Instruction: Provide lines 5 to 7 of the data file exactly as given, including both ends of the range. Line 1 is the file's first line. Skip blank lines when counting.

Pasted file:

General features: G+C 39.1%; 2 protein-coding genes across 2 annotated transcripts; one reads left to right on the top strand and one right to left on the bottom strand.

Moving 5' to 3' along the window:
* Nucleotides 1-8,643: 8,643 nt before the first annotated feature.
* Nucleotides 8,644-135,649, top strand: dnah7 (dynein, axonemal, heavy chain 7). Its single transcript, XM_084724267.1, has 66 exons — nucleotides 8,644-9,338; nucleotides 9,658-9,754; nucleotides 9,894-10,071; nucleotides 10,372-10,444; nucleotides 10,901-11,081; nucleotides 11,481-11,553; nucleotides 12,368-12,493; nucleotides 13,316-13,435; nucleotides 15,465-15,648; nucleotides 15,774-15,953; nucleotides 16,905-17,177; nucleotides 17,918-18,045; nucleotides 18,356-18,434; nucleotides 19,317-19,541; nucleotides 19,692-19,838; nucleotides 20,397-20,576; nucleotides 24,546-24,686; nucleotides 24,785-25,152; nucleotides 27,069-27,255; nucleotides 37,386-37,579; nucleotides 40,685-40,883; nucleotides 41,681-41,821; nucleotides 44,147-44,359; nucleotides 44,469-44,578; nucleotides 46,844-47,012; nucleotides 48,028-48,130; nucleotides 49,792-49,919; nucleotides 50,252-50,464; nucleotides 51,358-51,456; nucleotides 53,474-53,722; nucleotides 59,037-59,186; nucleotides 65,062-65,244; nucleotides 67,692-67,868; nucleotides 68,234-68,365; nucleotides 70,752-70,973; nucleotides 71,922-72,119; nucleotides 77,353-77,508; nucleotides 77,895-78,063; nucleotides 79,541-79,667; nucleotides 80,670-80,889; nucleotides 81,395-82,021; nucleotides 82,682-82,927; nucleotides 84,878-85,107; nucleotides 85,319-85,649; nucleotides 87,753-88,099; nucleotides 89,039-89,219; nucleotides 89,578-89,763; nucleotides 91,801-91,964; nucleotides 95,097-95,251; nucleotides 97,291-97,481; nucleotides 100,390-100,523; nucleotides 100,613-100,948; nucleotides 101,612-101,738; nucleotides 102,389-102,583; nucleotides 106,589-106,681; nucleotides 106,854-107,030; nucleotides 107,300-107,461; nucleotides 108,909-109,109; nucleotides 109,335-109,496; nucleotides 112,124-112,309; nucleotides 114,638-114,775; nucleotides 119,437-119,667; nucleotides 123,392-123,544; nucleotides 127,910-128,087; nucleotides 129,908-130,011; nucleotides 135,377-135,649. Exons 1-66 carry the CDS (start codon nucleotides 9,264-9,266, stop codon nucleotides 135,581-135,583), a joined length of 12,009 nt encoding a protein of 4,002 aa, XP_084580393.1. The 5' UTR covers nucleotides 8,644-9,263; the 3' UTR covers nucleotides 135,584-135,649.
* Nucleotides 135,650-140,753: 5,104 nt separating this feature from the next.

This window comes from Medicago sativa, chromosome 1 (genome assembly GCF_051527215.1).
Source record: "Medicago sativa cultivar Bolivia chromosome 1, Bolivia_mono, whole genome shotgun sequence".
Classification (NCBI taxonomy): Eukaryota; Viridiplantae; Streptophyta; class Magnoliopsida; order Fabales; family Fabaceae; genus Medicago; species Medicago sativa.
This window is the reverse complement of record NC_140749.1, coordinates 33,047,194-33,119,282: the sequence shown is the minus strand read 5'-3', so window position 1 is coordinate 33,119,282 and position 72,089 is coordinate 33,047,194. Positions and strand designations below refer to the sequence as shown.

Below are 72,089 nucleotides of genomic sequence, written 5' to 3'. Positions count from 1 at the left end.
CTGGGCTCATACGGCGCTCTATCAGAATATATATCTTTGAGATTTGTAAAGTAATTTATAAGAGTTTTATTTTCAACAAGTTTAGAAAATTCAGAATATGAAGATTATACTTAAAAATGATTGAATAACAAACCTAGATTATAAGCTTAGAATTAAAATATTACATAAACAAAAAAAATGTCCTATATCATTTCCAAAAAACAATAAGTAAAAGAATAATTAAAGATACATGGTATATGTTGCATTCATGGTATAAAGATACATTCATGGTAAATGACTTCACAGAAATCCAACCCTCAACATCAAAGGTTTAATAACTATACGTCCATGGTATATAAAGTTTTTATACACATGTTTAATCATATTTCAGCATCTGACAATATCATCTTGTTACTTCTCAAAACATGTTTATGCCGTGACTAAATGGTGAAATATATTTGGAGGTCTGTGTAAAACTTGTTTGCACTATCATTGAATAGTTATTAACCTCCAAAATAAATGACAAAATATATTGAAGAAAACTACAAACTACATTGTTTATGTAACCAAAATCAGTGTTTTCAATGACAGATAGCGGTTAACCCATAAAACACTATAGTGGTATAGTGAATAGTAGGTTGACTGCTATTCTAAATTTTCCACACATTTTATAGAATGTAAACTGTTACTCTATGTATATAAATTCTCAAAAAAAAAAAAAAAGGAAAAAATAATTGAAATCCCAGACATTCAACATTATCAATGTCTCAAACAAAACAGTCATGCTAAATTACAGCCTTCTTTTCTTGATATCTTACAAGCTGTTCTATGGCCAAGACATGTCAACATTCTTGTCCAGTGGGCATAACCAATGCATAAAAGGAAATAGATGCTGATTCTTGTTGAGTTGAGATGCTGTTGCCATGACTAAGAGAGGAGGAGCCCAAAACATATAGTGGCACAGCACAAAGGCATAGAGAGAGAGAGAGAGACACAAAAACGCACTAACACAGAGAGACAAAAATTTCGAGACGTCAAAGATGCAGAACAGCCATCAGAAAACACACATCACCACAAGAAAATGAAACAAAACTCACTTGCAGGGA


* Nucleotides 135,650-140,753: 5,104 nt separating this feature from the next.

This window comes from Medicago sativa, chromosome 1 (genome assembly GCF_051527215.1).
Source record: "Medicago sativa cultivar Bolivia chromosome 1, Bolivia_mono, whole genome shotgun sequence".